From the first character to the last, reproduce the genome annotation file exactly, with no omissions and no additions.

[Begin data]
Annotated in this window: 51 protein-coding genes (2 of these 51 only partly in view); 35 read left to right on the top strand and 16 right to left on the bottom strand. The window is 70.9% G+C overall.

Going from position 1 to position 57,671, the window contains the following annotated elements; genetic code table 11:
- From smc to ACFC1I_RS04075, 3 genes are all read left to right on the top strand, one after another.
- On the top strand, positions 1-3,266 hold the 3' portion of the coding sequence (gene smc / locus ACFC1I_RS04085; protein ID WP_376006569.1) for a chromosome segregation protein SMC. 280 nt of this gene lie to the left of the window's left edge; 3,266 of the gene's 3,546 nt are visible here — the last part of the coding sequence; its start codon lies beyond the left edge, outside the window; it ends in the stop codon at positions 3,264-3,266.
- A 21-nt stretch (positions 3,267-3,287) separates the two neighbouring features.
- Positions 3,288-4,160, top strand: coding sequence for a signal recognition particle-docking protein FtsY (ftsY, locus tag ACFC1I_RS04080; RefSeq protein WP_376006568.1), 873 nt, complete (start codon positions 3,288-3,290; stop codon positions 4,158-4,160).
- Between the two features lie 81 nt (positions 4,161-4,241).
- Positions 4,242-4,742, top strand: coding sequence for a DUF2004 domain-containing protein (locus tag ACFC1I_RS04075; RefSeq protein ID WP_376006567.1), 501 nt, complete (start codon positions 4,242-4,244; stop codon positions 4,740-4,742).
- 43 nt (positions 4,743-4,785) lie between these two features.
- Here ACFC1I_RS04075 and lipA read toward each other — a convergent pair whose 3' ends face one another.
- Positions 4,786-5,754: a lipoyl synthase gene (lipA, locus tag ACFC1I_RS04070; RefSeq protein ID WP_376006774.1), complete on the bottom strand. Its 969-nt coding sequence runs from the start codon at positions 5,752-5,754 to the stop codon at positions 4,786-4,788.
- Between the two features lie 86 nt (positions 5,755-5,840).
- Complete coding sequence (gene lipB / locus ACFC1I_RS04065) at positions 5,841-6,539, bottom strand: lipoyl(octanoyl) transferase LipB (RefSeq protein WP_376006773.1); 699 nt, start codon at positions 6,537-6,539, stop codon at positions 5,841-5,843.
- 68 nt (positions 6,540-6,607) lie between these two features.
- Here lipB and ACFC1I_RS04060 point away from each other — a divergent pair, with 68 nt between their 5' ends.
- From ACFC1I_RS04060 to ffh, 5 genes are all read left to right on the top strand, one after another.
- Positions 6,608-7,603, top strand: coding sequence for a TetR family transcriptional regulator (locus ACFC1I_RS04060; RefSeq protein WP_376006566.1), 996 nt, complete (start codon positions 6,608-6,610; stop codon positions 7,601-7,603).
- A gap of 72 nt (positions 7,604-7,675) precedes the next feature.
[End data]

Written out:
Annotated in this window: 51 protein-coding genes (2 of these 51 only partly in view); 35 read left to right on the top strand and 16 right to left on the bottom strand. The window is 70.9% G+C overall.

Going from position 1 to position 57,671, the window contains the following annotated elements; genetic code table 11:
- From smc to ACFC1I_RS04075, 3 genes are all read left to right on the top strand, one after another.
- On the top strand, positions 1-3,266 hold the 3' portion of the coding sequence (gene smc / locus ACFC1I_RS04085; protein ID WP_376006569.1) for a chromosome segregation protein SMC. 280 nt of this gene lie to the left of the window's left edge; 3,266 of the gene's 3,546 nt are visible here — the last part of the coding sequence; its start codon lies beyond the left edge, outside the window; it ends in the stop codon at positions 3,264-3,266.
- A 21-nt stretch (positions 3,267-3,287) separates the two neighbouring features.
- Positions 3,288-4,160, top strand: coding sequence for a signal recognition particle-docking protein FtsY (ftsY, locus tag ACFC1I_RS04080; RefSeq protein WP_376006568.1), 873 nt, complete (start codon positions 3,288-3,290; stop codon positions 4,158-4,160).
- Between the two features lie 81 nt (positions 4,161-4,241).
- Positions 4,242-4,742, top strand: coding sequence for a DUF2004 domain-containing protein (locus tag ACFC1I_RS04075; RefSeq protein ID WP_376006567.1), 501 nt, complete (start codon positions 4,242-4,244; stop codon positions 4,740-4,742).
- 43 nt (positions 4,743-4,785) lie between these two features.
- Here ACFC1I_RS04075 and lipA read toward each other — a convergent pair whose 3' ends face one another.
- Positions 4,786-5,754: a lipoyl synthase gene (lipA, locus tag ACFC1I_RS04070; RefSeq protein ID WP_376006774.1), complete on the bottom strand. Its 969-nt coding sequence runs from the start codon at positions 5,752-5,754 to the stop codon at positions 4,786-4,788.
- Between the two features lie 86 nt (positions 5,755-5,840).
- Complete coding sequence (gene lipB / locus ACFC1I_RS04065) at positions 5,841-6,539, bottom strand: lipoyl(octanoyl) transferase LipB (RefSeq protein WP_376006773.1); 699 nt, start codon at positions 6,537-6,539, stop codon at positions 5,841-5,843.
- 68 nt (positions 6,540-6,607) lie between these two features.
- Here lipB and ACFC1I_RS04060 point away from each other — a divergent pair, with 68 nt between their 5' ends.
- From ACFC1I_RS04060 to ffh, 5 genes are all read left to right on the top strand, one after another.
- Positions 6,608-7,603, top strand: coding sequence for a TetR family transcriptional regulator (locus ACFC1I_RS04060; RefSeq protein WP_376006566.1), 996 nt, complete (start codon positions 6,608-6,610; stop codon positions 7,601-7,603).
- A gap of 72 nt (positions 7,604-7,675) precedes the next feature.